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Another side of the battery storage story

December 8, 2021


California has been receiving a lot of positive attention in the media and elsewhere for the large amount of lithium-ion battery storage capacity that has been added to the electrical grid since last summer.

The heightened focus makes sense. No electrical grid in the country, if not the world, has integrated more battery storage onto its power system than the ISO over the past year. Last summer, for example, there was about 250 megawatts (MW) of battery storage on the CAISO grid. Currently, there is about 2500 MW and greater amounts of battery power will continue coming online in the months and years ahead. In fact, the California Public Utilities Commission’s draft preferred system plan calls for 12,000 MW of installed utility scale batteries by 2025.

So far, the additional capacity, despite a few supply chain and operational glitches that are to be expected with something so vast and so new, has been performing very well.

But there is a whole other side of the story not as readily noticed because battery storage, in addition to providing new opportunities, also creates new market requirements.

Key players in this part of the drama are ISO engineers, storage industry officials and other experts and stakeholders working on a complex initiative designed to make sure that the right market rules, financial models and other protocols are in place to integrate all that new technology onto the grid successfully and efficiently.

There are also questions around how compensation should work for storage resources when the grid operator may need those resources to hold state of charge. These situations will essentially require storage resources foregoing opportunities to earn market revenue - for local or system needs later in the day. Compensation for these kinds of events is not something that the energy markets are set up to do because existing market rules are geared for more traditional sources of power, such as natural gas, solar, wind and other renewables. That’s why market enhancements are necessary.

“Storage resources are different than traditional gas resources in that they do not generate from an external energy source,” explains Gabe Murtaugh, storage sector manager for the ISO’s Market and Infrastructure Policy group.

“Instead, they take energy from the grid at one time, to inject it back into the grid later. This leads to market design where dependencies between charging and discharging periods help to inform prices. This is quite different from traditional markets, where price formation is usually only based on current market supply and demand conditions.”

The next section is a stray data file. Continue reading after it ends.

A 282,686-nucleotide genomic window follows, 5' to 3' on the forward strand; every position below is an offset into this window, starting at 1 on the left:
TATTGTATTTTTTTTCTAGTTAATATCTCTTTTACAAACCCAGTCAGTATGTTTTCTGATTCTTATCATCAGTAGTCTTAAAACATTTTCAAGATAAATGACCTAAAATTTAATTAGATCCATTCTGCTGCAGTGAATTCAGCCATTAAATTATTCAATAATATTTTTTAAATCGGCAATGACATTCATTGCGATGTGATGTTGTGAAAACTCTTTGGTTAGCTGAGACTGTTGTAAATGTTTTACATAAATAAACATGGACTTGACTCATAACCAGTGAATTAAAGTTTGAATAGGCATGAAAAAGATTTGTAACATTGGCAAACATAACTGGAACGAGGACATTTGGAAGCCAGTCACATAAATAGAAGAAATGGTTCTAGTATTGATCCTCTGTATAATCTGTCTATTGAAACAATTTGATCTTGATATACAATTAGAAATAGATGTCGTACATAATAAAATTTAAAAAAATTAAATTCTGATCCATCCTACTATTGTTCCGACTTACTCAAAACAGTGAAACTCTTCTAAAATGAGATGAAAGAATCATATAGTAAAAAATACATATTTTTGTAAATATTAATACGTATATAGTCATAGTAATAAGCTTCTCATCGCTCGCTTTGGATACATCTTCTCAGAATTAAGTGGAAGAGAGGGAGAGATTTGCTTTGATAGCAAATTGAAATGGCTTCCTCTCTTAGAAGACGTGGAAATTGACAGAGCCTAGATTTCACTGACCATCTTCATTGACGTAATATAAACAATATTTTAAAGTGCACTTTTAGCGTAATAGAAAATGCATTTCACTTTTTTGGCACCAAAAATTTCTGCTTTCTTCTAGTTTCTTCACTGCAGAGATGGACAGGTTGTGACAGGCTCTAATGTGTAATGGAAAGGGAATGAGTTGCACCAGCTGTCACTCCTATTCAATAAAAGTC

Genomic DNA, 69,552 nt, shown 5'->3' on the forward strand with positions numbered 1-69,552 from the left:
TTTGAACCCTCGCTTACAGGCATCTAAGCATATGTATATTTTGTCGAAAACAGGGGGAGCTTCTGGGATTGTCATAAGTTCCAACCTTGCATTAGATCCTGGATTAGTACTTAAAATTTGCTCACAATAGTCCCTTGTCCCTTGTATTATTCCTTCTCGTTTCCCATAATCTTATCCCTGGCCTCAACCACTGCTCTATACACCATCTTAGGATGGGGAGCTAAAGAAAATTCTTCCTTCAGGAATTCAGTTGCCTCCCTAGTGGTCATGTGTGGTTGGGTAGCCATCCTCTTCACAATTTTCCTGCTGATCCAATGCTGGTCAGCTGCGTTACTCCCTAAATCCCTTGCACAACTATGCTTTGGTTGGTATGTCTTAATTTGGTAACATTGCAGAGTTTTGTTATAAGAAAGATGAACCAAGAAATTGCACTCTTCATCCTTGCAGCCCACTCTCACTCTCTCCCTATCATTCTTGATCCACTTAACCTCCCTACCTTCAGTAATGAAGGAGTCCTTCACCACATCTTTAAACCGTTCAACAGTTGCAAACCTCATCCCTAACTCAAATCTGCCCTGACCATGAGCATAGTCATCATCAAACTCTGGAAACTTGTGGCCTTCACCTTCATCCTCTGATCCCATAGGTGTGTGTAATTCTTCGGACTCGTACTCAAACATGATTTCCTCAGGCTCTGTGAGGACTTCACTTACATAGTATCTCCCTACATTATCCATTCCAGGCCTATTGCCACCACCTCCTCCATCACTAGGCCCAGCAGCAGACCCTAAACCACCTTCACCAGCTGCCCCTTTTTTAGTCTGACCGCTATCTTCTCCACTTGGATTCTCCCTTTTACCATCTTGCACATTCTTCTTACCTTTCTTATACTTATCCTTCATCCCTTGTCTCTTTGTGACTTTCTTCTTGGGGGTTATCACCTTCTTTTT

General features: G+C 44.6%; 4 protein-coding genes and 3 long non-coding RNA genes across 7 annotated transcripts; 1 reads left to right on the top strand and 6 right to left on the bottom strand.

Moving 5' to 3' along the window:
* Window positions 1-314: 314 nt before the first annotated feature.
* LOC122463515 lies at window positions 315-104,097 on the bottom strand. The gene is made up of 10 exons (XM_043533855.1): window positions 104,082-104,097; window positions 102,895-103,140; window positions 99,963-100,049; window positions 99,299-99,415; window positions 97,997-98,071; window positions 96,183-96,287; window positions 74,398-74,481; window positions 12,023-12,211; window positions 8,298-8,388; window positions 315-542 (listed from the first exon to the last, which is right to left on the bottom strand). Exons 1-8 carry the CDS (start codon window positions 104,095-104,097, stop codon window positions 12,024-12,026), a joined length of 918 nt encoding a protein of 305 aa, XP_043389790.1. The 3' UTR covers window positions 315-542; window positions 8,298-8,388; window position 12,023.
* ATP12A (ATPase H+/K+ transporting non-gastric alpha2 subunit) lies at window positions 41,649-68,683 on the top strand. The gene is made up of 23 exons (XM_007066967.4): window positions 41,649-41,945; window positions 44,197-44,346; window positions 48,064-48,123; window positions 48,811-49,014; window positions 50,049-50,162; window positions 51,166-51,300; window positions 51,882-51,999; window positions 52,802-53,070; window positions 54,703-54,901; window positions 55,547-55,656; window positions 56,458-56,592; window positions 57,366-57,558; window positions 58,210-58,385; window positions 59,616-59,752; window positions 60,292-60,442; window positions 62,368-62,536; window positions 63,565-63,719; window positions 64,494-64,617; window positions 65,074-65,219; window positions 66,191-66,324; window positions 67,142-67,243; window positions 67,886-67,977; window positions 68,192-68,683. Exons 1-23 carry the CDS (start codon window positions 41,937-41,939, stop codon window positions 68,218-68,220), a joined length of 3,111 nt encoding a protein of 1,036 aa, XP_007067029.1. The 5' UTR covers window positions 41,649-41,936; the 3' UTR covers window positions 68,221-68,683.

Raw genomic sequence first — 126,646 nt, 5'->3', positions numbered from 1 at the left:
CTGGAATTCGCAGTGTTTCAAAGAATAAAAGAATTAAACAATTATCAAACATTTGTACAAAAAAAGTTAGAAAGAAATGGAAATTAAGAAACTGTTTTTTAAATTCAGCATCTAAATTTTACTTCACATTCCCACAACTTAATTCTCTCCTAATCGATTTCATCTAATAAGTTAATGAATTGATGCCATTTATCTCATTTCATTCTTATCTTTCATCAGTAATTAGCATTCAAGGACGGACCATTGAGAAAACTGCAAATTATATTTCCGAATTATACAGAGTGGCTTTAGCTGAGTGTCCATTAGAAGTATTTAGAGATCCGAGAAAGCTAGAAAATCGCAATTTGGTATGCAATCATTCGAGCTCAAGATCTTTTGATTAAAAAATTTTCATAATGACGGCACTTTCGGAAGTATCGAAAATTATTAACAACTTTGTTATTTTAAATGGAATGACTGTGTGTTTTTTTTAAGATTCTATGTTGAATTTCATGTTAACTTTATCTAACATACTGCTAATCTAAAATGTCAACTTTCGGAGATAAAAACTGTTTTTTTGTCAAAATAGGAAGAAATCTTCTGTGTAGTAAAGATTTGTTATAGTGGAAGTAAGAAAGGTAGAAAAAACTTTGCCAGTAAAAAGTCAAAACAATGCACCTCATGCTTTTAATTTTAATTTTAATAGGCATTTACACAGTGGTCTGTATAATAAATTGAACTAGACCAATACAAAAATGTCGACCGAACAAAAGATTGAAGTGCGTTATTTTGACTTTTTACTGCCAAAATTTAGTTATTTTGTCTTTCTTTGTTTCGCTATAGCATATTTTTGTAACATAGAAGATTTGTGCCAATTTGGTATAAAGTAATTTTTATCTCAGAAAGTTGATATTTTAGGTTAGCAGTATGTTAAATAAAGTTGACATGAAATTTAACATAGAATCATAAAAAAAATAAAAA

Storage resources generate electricity during the hours of greatest need on the system, typically when renewable sources like solar and wind are not available to provide power.

That means utility scale batteries must charge earlier in the day to ensure availability of energy so they are ready to dispatch power when needed.

Working with stakeholders, industry representatives and experts, ISO staff developed a Straw Proposal on the Energy Storage Enhancements that will be the focus of a stakeholder meeting scheduled for December 14 at 1 p.m. Pacific Time.

During the early stages of the storage stakeholder process, the ISO heard from storage developers and operators who were concerned with existing market rules, optimization algorithms, and settlement processes as applied to the energy storage resources. A principle concern raised by the storage community is a lack of compensation during critical periods when the ISO must retain state of charge on limited energy storage devices, which may preclude their active participation in the real-time markets. 

The ISO’s existing bid cost recovery rules, which are designed based on traditional energy generation resources, do not consider energy storage charging and discharging cycles. A primary objective of the Storage Enhancements initiative is to develop a set of solutions to enhance the tools available to storage resource operators to manage state of charge in the real-time markets.

A new model is being proposed by the ISO. It is called the energy storage resource (ESR) model, which is unique from existing models because bids are submitted to the ISO based on state of charge values, rather than a dispatch power. Specifically, the energy storage resource model will allow storage resources to offer lower prices to provide energy when a battery has a nearly full state of charge and higher prices when it is almost depleted. This new model would be employed in the ISO’s market software for both the day-ahead and real-time markets.

After the stakeholder call on Dec. 14, comments on the straw proposal can be submitted to the ISO by January 12, 2022.

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